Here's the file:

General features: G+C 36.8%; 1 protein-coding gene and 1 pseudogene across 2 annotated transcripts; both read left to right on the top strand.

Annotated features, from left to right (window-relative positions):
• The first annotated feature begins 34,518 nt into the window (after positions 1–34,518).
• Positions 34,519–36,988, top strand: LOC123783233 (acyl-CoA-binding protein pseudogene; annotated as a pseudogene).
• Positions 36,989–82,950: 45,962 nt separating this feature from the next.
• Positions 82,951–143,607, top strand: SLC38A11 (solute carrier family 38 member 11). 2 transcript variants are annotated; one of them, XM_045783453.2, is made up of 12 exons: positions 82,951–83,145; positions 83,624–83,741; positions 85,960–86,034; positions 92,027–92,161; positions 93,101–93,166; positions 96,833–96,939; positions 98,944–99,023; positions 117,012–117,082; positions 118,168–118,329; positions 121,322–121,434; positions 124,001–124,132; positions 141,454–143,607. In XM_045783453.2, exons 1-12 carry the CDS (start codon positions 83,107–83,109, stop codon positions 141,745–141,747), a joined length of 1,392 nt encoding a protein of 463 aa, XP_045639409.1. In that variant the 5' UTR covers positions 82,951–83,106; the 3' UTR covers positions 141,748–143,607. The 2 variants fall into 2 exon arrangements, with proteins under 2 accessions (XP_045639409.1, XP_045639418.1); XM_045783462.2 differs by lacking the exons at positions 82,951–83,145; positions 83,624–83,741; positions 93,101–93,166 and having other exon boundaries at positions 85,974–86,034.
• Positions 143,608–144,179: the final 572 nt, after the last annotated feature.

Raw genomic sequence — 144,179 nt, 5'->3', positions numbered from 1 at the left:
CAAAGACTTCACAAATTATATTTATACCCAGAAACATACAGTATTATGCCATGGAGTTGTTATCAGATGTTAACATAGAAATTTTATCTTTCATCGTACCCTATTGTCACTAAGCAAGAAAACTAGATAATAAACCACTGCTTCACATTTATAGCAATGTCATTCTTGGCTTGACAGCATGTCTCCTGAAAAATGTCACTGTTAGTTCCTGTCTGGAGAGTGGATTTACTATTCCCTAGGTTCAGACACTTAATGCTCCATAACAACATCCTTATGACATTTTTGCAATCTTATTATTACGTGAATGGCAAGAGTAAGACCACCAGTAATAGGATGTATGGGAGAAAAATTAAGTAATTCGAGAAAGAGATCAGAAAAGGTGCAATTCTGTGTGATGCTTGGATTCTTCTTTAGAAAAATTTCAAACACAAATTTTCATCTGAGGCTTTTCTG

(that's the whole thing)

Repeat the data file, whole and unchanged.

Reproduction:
General features: G+C 36.8%; 1 protein-coding gene and 1 pseudogene across 2 annotated transcripts; both read left to right on the top strand.

Annotated features, from left to right (window-relative positions):
• The first annotated feature begins 34,518 nt into the window (after positions 1–34,518).
• Positions 34,519–36,988, top strand: LOC123783233 (acyl-CoA-binding protein pseudogene; annotated as a pseudogene).
• Positions 36,989–82,950: 45,962 nt separating this feature from the next.
• Positions 82,951–143,607, top strand: SLC38A11 (solute carrier family 38 member 11). 2 transcript variants are annotated; one of them, XM_045783453.2, is made up of 12 exons: positions 82,951–83,145; positions 83,624–83,741; positions 85,960–86,034; positions 92,027–92,161; positions 93,101–93,166; positions 96,833–96,939; positions 98,944–99,023; positions 117,012–117,082; positions 118,168–118,329; positions 121,322–121,434; positions 124,001–124,132; positions 141,454–143,607. In XM_045783453.2, exons 1-12 carry the CDS (start codon positions 83,107–83,109, stop codon positions 141,745–141,747), a joined length of 1,392 nt encoding a protein of 463 aa, XP_045639409.1. In that variant the 5' UTR covers positions 82,951–83,106; the 3' UTR covers positions 141,748–143,607. The 2 variants fall into 2 exon arrangements, with proteins under 2 accessions (XP_045639409.1, XP_045639418.1); XM_045783462.2 differs by lacking the exons at positions 82,951–83,145; positions 83,624–83,741; positions 93,101–93,166 and having other exon boundaries at positions 85,974–86,034.
• Positions 143,608–144,179: the final 572 nt, after the last annotated feature.

Raw genomic sequence — 144,179 nt, 5'->3', positions numbered from 1 at the left:
CAAAGACTTCACAAATTATATTTATACCCAGAAACATACAGTATTATGCCATGGAGTTGTTATCAGATGTTAACATAGAAATTTTATCTTTCATCGTACCCTATTGTCACTAAGCAAGAAAACTAGATAATAAACCACTGCTTCACATTTATAGCAATGTCATTCTTGGCTTGACAGCATGTCTCCTGAAAAATGTCACTGTTAGTTCCTGTCTGGAGAGTGGATTTACTATTCCCTAGGTTCAGACACTTAATGCTCCATAACAACATCCTTATGACATTTTTGCAATCTTATTATTACGTGAATGGCAAGAGTAAGACCACCAGTAATAGGATGTATGGGAGAAAAATTAAGTAATTCGAGAAAGAGATCAGAAAAGGTGCAATTCTGTGTGATGCTTGGATTCTTCTTTAGAAAAATTTCAAACACAAATTTTCATCTGAGGCTTTTCTG